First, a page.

A Spiritual Accounting for the Communal Future


It is an intrinsic element of Judaism to approach the beginning of a New Year with introspection. During the Days of Awe, we look at ourselves and ponder what we did over the past year. It is just as necessary to perform the same act of self-examination as a community.

In conducting our communal cheshbon nefesh — or spiritual accounting of our lives — we must continue to embrace the Jewish future. How do we do that?

One of the key ways is to continue to fight for the State of Israel as it struggles to maintain itself in a sea of Arab hate and world indifference. Hostility to Israel in the form of a growing anti-Zionist movement, both abroad and even right here in the United States, has shocked many Jews, as Israel-bashing seems to go hand in hand with anti-Semitism.

Just as troubling is the fact that more American Jews are stating their indifference to Israel's plight, especially as younger Jews seem to be increasingly alienated from the country's cause. As a survey in this week's Jewish Exponent reports, only 48 percent of non-Orthodox respondents agreed with the idea that "Israel's destruction would be a personal tragedy." Barely more than half — 54 percent — are "comfortable with the idea of a Jewish state."

We are accustomed to dealing with hostility to Israel in the context of media bias or political attacks, and understand that anti-Zionism walks hand in hand with the growth of anti-Semitism. We are prepared, albeit not always with the zeal that we should, to counter the volume of hate against Israel and Jews coming out of the Islamic world, as well as from growing hostile ranks in Europe, with truthful advocacy.

But what we also need to understand is that the reaction of many American Jews to these threats is as much a result of a process of assimilation that has eroded Jewish identification as it is of bias. If a significant portion of young Jews no longer identify with Israel, then it is, in part, a sign that we have failed in our responsibility to educate them about what it means to be a Jew.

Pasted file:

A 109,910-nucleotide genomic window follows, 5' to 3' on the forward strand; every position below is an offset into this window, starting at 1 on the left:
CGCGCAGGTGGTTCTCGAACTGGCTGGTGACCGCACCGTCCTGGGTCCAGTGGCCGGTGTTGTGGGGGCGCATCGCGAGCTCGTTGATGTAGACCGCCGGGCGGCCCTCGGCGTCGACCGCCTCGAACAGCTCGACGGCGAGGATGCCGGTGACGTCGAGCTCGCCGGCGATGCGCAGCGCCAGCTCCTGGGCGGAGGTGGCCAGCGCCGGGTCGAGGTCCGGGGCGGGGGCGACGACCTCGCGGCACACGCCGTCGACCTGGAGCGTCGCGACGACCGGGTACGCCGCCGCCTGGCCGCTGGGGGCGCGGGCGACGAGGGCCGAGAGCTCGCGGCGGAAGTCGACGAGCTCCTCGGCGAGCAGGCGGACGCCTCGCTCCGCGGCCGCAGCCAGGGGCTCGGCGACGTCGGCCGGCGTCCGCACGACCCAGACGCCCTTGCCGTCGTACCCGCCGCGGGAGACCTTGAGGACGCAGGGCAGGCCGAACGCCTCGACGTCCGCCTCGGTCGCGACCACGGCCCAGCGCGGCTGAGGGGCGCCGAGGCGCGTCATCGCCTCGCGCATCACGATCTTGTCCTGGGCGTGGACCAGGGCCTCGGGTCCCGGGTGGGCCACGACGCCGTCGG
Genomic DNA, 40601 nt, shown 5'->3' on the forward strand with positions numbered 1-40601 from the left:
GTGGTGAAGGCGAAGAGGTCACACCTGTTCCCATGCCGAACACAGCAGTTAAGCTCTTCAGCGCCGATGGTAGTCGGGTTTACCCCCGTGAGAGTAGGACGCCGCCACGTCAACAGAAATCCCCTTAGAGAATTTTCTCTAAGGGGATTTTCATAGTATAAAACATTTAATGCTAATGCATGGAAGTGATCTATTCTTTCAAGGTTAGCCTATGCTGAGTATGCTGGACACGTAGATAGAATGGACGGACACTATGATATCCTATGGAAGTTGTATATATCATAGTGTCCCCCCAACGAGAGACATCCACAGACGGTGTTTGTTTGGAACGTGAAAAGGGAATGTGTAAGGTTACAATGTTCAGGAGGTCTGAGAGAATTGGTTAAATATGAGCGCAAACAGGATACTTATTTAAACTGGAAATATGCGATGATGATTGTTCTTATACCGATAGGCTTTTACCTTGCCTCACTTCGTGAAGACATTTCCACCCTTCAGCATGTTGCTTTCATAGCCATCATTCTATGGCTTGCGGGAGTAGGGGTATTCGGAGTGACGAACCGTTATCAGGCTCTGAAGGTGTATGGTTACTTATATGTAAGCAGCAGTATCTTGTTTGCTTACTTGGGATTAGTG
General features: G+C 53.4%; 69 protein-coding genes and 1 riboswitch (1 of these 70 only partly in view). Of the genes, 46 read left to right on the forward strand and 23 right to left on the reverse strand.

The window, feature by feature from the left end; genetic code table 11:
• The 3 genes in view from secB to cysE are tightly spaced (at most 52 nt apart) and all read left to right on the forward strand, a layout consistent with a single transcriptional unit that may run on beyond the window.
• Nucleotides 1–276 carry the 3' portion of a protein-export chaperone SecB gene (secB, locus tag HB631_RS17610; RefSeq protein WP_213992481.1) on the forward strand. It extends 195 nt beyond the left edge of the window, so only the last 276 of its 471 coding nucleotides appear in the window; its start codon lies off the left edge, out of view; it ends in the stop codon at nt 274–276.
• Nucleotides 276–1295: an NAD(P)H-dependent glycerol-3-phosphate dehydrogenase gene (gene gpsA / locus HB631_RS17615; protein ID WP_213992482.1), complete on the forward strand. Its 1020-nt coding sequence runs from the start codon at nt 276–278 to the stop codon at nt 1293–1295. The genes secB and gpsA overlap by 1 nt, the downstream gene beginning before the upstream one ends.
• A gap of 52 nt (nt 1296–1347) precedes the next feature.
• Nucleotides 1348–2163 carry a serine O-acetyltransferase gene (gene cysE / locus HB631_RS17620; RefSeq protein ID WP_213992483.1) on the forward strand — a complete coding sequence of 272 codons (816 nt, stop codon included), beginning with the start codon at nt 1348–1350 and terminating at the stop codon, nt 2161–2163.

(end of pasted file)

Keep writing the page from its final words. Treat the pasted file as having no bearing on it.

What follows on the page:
Our inability to fund the sort of Jewish education that will enable young people to understand their personal connection to the rest of the Jewish world has consequences that go deeper than the total of funds raised in philanthropic campaigns. If our children are not sufficiently exposed to Israel, Hebrew and the vast treasures of their heritage and the values of our faith, then it will be little surprise to learn that a majority of them no longer think of themselves as part of a living Jewish people.

This should motivate us to dedicate the coming year to the vital task of promoting Jewish education at all levels. It means that as a community, we must continue to work to improve access to day schools, which remain not only the most comprehensive option for Jewish education but the best investment for our future. At the same time, we must continue to increase our support for youth trips to Israel, Jewish camps and synagogue Hebrew schools, which remain the choice of most Jewish families when it comes to educational concerns.

May we all be inscribed for good in this coming year, and may we all find within ourselves the commitment to ensure that the sparks of Jewish life continue to burn brightly. Each of us has the power to shape and change the course of Jewish history for the better. Let's not waste another moment before committing ourselves to doing so.

From the publishers and staff of the Jewish Exponent to all of our readers and their families, may 5768 be a year of peace, health and happiness. L'Shanah Tovah Tikatevu!



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